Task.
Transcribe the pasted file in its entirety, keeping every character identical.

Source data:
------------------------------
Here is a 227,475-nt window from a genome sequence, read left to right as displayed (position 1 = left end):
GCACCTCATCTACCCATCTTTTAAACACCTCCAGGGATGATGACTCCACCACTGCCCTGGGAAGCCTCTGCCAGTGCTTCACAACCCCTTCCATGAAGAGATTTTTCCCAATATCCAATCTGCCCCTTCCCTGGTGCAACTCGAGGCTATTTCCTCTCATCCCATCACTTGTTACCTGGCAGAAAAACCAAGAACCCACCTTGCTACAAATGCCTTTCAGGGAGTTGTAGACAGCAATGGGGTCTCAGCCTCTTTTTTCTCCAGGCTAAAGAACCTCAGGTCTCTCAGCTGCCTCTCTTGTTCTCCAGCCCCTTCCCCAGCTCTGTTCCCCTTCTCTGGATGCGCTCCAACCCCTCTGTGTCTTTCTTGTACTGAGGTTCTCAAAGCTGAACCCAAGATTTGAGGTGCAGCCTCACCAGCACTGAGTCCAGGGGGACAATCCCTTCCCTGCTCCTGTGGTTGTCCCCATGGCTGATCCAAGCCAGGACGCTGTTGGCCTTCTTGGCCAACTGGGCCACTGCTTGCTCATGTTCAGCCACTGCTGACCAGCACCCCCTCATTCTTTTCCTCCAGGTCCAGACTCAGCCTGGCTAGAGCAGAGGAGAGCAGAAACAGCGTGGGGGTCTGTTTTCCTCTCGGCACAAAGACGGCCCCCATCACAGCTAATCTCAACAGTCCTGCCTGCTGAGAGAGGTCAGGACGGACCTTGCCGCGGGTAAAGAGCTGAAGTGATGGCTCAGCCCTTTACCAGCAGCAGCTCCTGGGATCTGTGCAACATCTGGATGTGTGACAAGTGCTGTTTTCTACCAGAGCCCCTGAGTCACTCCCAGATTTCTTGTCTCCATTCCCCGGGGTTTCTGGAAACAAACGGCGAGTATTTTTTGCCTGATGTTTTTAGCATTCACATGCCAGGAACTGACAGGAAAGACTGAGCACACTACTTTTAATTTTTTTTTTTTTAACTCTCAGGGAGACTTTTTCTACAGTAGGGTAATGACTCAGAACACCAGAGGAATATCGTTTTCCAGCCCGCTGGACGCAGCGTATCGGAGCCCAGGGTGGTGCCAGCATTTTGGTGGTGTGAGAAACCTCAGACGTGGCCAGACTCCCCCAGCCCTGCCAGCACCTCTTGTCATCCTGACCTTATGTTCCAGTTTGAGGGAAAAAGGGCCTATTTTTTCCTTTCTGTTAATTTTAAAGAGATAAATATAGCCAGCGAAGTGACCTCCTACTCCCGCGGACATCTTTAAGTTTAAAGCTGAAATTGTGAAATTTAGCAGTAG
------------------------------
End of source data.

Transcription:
Here is a 227,475-nt window from a genome sequence, read left to right as displayed (position 1 = left end):
GCACCTCATCTACCCATCTTTTAAACACCTCCAGGGATGATGACTCCACCACTGCCCTGGGAAGCCTCTGCCAGTGCTTCACAACCCCTTCCATGAAGAGATTTTTCCCAATATCCAATCTGCCCCTTCCCTGGTGCAACTCGAGGCTATTTCCTCTCATCCCATCACTTGTTACCTGGCAGAAAAACCAAGAACCCACCTTGCTACAAATGCCTTTCAGGGAGTTGTAGACAGCAATGGGGTCTCAGCCTCTTTTTTCTCCAGGCTAAAGAACCTCAGGTCTCTCAGCTGCCTCTCTTGTTCTCCAGCCCCTTCCCCAGCTCTGTTCCCCTTCTCTGGATGCGCTCCAACCCCTCTGTGTCTTTCTTGTACTGAGGTTCTCAAAGCTGAACCCAAGATTTGAGGTGCAGCCTCACCAGCACTGAGTCCAGGGGGACAATCCCTTCCCTGCTCCTGTGGTTGTCCCCATGGCTGATCCAAGCCAGGACGCTGTTGGCCTTCTTGGCCAACTGGGCCACTGCTTGCTCATGTTCAGCCACTGCTGACCAGCACCCCCTCATTCTTTTCCTCCAGGTCCAGACTCAGCCTGGCTAGAGCAGAGGAGAGCAGAAACAGCGTGGGGGTCTGTTTTCCTCTCGGCACAAAGACGGCCCCCATCACAGCTAATCTCAACAGTCCTGCCTGCTGAGAGAGGTCAGGACGGACCTTGCCGCGGGTAAAGAGCTGAAGTGATGGCTCAGCCCTTTACCAGCAGCAGCTCCTGGGATCTGTGCAACATCTGGATGTGTGACAAGTGCTGTTTTCTACCAGAGCCCCTGAGTCACTCCCAGATTTCTTGTCTCCATTCCCCGGGGTTTCTGGAAACAAACGGCGAGTATTTTTTGCCTGATGTTTTTAGCATTCACATGCCAGGAACTGACAGGAAAGACTGAGCACACTACTTTTAATTTTTTTTTTTTTAACTCTCAGGGAGACTTTTTCTACAGTAGGGTAATGACTCAGAACACCAGAGGAATATCGTTTTCCAGCCCGCTGGACGCAGCGTATCGGAGCCCAGGGTGGTGCCAGCATTTTGGTGGTGTGAGAAACCTCAGACGTGGCCAGACTCCCCCAGCCCTGCCAGCACCTCTTGTCATCCTGACCTTATGTTCCAGTTTGAGGGAAAAAGGGCCTATTTTTTCCTTTCTGTTAATTTTAAAGAGATAAATATAGCCAGCGAAGTGACCTCCTACTCCCGCGGACATCTTTAAGTTTAAAGCTGAAATTGTGAAATTTAGCAGTAG